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Tuesday 22nd Aug 2017

I was watching the Giants play San Diego during the Padres home opener yesterday, enjoying the controlled performance of Luis Perdomo, who I have on my Strat-O-Matic team, and of whom I am hoping for "better" things in the future. In the league we can indeed freeze a lot of keepers, and I was hoping at least one of my two young pitching acquisitions--Perdomo and Jimmy Nelson--would turn in a solid season. 

Better is not suggesting much, for Perdomo was 9-10, 5.71 with a 1.59 WHIP last year, but he pitched better the last few months, is just 23, and well, I needed the arms and innings. Through five innings, Perdomo was pretty much cruising when suddenly Conor Gillaspie singled, as did Joe Panik, followed by an Aaron Hill walk, and pow, a Brandon Belt slam.

Of course I immediately began second-guessing my DFS picks, for Belt, who walks a lot, is precisely the kind of player I like for even over a bad game, a walk can be a shining light towards a point total. And, Belt, it seemed, was good at homering on Fridays it seemed to me, so I found myself wondering why I went Carlos Santana over Belt. 

In the process of my second-guessing, I decided to really rub it into myself and go through game logs from the past few years, and count the zillions of times Belt delivered on the Sabbath, and it turned out I was mistaken; that is, just five times since the start of 2015 has Brandon gone yard.

But, there is a myth versus reality equation for those of us who play fantasy ball where hope and hunch and stats give us the myth of hope, while facing Max Scherzer when the Nationals pitcher is on equates to an 0-for-4 of reality no matter what the numbers say a hitter like Belt will do, on a Friday, under the lights, on grass, away.

 Of course, I have enough superstitions involved with watching sports and following players before I ever started speculation on Brandon Belt's weekend adventures, and they were brought home a day earlier as I watched my hurler Blake Snell toss six innings against the Jays, allow just two hits, but one of them was a slam.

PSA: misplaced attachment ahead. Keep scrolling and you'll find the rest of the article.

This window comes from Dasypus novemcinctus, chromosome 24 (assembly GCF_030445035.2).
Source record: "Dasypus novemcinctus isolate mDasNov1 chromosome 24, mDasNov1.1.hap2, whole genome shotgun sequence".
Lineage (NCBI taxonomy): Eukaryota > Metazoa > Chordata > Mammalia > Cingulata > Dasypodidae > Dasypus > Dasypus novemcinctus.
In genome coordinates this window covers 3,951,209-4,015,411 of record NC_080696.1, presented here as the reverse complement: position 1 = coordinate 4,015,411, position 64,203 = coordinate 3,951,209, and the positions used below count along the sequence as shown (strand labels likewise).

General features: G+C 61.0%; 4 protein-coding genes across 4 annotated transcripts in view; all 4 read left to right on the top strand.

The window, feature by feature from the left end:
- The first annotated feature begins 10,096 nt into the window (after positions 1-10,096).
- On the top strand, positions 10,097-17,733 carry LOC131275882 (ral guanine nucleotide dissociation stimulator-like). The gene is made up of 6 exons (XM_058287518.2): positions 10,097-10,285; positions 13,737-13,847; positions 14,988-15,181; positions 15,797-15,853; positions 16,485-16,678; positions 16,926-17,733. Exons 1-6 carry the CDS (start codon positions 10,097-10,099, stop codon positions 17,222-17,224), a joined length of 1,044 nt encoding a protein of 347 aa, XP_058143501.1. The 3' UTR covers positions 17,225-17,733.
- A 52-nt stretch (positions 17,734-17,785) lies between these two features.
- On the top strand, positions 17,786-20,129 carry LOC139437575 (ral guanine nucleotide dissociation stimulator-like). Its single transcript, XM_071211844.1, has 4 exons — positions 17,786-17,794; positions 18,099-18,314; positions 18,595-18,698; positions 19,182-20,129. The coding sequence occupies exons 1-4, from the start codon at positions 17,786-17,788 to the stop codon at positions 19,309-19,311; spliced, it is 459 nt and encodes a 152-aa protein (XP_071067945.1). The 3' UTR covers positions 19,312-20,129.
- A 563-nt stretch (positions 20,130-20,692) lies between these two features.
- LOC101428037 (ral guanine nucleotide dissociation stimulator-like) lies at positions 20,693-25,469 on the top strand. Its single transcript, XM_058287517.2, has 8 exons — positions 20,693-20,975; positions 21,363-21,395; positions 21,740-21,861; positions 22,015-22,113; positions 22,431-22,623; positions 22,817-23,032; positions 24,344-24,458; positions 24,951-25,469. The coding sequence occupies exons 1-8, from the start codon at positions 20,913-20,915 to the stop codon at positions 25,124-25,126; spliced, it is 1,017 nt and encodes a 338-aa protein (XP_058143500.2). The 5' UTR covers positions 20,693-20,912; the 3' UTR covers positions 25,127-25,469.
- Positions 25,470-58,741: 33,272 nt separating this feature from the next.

I know better than to watch my own arms as this has happened so often during the season, but it took the next day--and my watching Belt crush Perdomo, meaning two slams--to remind myself that I was better off watching Law and Order repeats while tracking the scores online and following Baseball Tonight, or some less specific review of the day's action.

Still, it is good to note things like Belt's ostensible Friday success. I have often noted that when I was playing Strat-O-Matic in the 70's with the Royals as my team, that I would fret Dennis Leonard's skills every year, for he was 14-18, 4.07 for his career in April, and 25-21, 4.09 in May over 96 total starts.

However, once June rolled around, Leonard did get into the zone and over his career, he never had an ERA over 4.00 for any month, and come September/October, the righty was 35-25, 3.23 over 71 starts, which are some pretty convincing totals.

And, maybe he isn't a pitcher, but the hitting companion to Leonard early on could be Travis Shaw. Shaw hit .315-2-15 last April, and after a week this season is resting at .357-1-2, and Shaw had big springs each of the past two seasons. And, while Shaw has a small sample compared to that of Leonard, the point is noticing these trends in players can do a lot more than keep you calm.

That is, my learning Leonard's season-long pitching modus operandi certainly made things easier for me in that as I understood the pattern, I ceased worrying about my pitcher and investment for I knew by the season's end, Leonard would give me good totals.

But, aside from relaxing me a bit as manager, knowing tendencies helped me plan. For example, if I know Shaw is deadly good in April and May, but falls off the wagon in June (he hit .214-1-9 last June), then I know I can swap him mid-May and get much better value should that be appropriate. 

Similarly, I know a pitcher like Dennis Leonard--who is stronger the second half--would likely fetch less before the All-Star break, thus should I need a starting pitcher, he is the kind I can grab, at a theoretically reduced price--who can help me over that final hump to a title.

It is a very long season, and we can think of all the ways where we really have no control over the players we roster and compete against. But, the one thing we can do is make sure we know the player pool, and to the best of our abilities, know the tendencies of the players. 

That is the one area within our fantasy play that we do have a chance to self determine our team's outcome.

You can find me @lawrmichaels.

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